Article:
Four months from now, we will know how much longer these flags will fly together. Photo by Chris Ratcliffe/Bloomberg via Getty Images.
Well, there you have it. UK Prime Minister David Cameron secured a deal to reform his country’s EU membership, and voters will have their say on June 23. Get ready for four months of arguing, fear-mongering, overthinking market volatility, analysis of London Mayor (and PM hopeful) Boris Johnson’s haircuts, polling, dissection of said polling and, for good measure, more arguing and fear-mongering. Or, much more simply, four months of noise. None of it will be terribly edifying for investors. It won’t predict the likelihood of a vote for “Brexit” or yield actionable portfolio tactics. It will be entertaining if you’re into political theater, but that’s about it. If you’d rather tune out the circus, it probably won’t do your investments any harm, as nothing here radically changes UK stocks’ fundamental outlook.
No one can know today how the referendum will go. Polls aren’t predictive. It won’t be decided on campaigners’ personalities. The relative merits of Cameron’s deal might not even factor in much. Some voters will favor the status quo regardless, whether for fear of the unknown or a genuine belief in the EU’s benefits. Others will favor leaving regardless. A large chunk of voters identifies as undecided, and no one issue will tip that entire bloc one way or the other. Nor will one single politician’s influence. Different appeals and issues will resonate with different people.
Much is being made of the latest polls, but at best, they give only the baseline for sentiment heading into the campaign. As Exhibit 1 shows, surveys give the “Remain” campaign something of an edge, but the margin of error here is fairly wide, and some polls are much closer than others. Surveys conducted online show much stronger support for “Leave” than telephone polls do, and it’s anyone’s guess which is more accurate. Pollsters theorize that online respondents are more politically aware (since they self-select) and therefore aren’t an accurate sample. We can see the merits of that argument. Telephone surveys are more genuinely random. Then again, these are the same polling outfits that had well-documented troubles gathering a representative sample of likely voters before last year’s general election, and as far as we know, none have devised and applied a solution (or at least, not one with any record of success). About the only useful thing at this point, most likely, is the demographic breakdown—and only because it shows where each campaign’s hurdles are highest and how turnout among various subgroups might influence the result. Other surveys, like those purportedly showing businesses favor staying in the EU, are too narrow to reveal much—the latest surveyed all of 10 firms.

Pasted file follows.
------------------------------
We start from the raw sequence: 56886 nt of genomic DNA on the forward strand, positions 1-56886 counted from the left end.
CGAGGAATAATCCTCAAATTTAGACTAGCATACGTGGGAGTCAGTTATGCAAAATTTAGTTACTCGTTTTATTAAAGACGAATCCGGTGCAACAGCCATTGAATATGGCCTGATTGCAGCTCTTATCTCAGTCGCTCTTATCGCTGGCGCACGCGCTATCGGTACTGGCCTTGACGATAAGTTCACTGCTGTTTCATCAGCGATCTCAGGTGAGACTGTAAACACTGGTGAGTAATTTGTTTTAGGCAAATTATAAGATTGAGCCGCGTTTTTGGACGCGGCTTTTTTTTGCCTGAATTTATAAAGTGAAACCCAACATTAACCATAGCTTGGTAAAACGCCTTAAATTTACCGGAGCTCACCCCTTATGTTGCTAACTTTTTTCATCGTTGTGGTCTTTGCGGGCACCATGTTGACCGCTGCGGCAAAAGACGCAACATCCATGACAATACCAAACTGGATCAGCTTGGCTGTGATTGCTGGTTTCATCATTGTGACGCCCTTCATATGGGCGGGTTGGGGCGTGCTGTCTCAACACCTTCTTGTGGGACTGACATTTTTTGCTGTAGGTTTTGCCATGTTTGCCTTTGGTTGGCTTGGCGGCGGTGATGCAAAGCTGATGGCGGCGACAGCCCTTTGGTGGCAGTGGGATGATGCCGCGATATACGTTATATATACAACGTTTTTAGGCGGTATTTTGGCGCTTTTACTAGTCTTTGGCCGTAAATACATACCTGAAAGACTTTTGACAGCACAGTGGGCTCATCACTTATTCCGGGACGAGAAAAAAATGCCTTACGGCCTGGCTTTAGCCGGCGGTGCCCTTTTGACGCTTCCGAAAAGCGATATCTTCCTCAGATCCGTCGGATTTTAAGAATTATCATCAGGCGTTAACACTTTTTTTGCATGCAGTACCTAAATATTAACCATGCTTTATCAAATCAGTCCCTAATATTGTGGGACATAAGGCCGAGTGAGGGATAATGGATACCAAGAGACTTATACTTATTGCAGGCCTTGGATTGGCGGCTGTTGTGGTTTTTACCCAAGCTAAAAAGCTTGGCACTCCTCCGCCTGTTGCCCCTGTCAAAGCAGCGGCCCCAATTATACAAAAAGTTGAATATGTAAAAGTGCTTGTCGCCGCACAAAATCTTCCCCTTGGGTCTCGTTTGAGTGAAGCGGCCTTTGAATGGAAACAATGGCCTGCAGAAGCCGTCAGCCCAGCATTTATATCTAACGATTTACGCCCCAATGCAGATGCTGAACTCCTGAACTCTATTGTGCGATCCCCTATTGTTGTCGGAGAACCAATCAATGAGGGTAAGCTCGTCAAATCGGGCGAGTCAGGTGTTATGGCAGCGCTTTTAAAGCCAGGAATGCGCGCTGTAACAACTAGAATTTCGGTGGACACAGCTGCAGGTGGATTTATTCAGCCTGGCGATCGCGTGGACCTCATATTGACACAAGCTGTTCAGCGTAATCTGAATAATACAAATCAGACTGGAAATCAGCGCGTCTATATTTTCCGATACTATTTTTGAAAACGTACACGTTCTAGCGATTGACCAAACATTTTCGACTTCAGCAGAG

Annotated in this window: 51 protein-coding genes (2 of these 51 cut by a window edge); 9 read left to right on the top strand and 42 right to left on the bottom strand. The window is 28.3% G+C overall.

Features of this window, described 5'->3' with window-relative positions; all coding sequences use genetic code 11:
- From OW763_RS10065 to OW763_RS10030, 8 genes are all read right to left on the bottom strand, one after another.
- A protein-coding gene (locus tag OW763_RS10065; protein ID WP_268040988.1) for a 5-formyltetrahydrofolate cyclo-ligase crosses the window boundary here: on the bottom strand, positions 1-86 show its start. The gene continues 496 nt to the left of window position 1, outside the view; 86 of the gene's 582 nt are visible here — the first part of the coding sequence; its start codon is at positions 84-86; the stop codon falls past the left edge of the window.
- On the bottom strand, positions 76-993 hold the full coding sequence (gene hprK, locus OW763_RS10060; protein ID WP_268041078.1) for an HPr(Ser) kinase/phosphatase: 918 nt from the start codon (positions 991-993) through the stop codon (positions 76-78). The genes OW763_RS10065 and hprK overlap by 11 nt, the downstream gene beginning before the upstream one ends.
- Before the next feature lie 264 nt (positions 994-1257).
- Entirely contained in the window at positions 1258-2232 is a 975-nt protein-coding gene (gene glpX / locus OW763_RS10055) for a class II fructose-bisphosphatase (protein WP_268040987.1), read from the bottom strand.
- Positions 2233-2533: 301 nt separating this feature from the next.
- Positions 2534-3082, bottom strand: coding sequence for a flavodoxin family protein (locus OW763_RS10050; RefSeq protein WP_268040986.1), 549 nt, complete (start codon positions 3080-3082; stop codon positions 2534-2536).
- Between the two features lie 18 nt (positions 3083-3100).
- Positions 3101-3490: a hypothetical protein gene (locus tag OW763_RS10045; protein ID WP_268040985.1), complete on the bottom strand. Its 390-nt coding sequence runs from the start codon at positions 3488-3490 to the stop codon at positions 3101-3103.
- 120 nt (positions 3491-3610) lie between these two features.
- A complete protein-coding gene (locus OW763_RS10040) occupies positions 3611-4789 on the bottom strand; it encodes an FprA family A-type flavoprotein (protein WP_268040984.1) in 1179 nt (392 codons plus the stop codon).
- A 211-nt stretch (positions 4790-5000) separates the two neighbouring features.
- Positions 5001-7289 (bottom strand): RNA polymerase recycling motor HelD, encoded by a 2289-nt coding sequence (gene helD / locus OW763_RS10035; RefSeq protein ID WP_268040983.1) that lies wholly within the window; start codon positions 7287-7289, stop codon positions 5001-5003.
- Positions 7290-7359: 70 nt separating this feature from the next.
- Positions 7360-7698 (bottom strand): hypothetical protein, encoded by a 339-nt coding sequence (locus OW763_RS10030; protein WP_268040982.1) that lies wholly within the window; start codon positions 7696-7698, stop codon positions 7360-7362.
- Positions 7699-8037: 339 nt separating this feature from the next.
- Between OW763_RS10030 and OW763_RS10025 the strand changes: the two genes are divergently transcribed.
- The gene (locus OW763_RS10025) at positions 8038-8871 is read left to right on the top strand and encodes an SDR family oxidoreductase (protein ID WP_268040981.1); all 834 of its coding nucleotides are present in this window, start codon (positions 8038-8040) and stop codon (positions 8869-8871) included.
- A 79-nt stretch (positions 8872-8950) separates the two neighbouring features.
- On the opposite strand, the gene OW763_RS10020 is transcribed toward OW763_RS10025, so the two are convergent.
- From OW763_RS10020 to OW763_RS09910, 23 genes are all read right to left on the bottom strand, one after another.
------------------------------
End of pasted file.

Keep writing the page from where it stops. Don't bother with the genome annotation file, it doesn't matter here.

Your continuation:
Exhibit 1: “Brexit” Referendum Polling
Source: UKPollingReport, as of 2/22/2016.
So don’t read into the widely hyped poll showing only 42% of respondents would vote to stay (vs. 40% for Leave) when surveyed right after the unveiling of Cameron’s deal. One survey doesn’t make a trend, it’s an online poll, and the polling outfit, ICM, has shown a pretty even split between Remain and Leave for months.
One key question as the campaign unfolds: Will the concessions Cameron secured from Brussels be enough to win over moderate euroskeptics? On paper, he got just about all of what he asked for. EU leaders gave the UK an explicit opt-out from further political integration, to be enshrined in the EU Treaties at a later date. Britain also gets a firm exclusion from eurozone financial regulations, the banking union and any future eurozone bailout funding. All EU countries will now have the ability to stall eurozone or banking union legislation they find onerous, provided the opposition can form a qualified majority. On the immigration front, Cameron won the right for member-states to reduce in-work benefits to EU migrants for a seven-year period[i], index exported child benefits to the economic conditions in the country where the child lives (effectively reducing welfare payments sent to Eastern Europe), and restrict migration if EU leaders agree it’s necessary for economic purposes.[ii] The remainder of the agreement included some squishy pledges to reduce bureaucracy, enhance the single market and rev up free trade negotiations. The UK’s opt-out from certain aspects of the EU judiciary was reaffirmed, but not strengthened.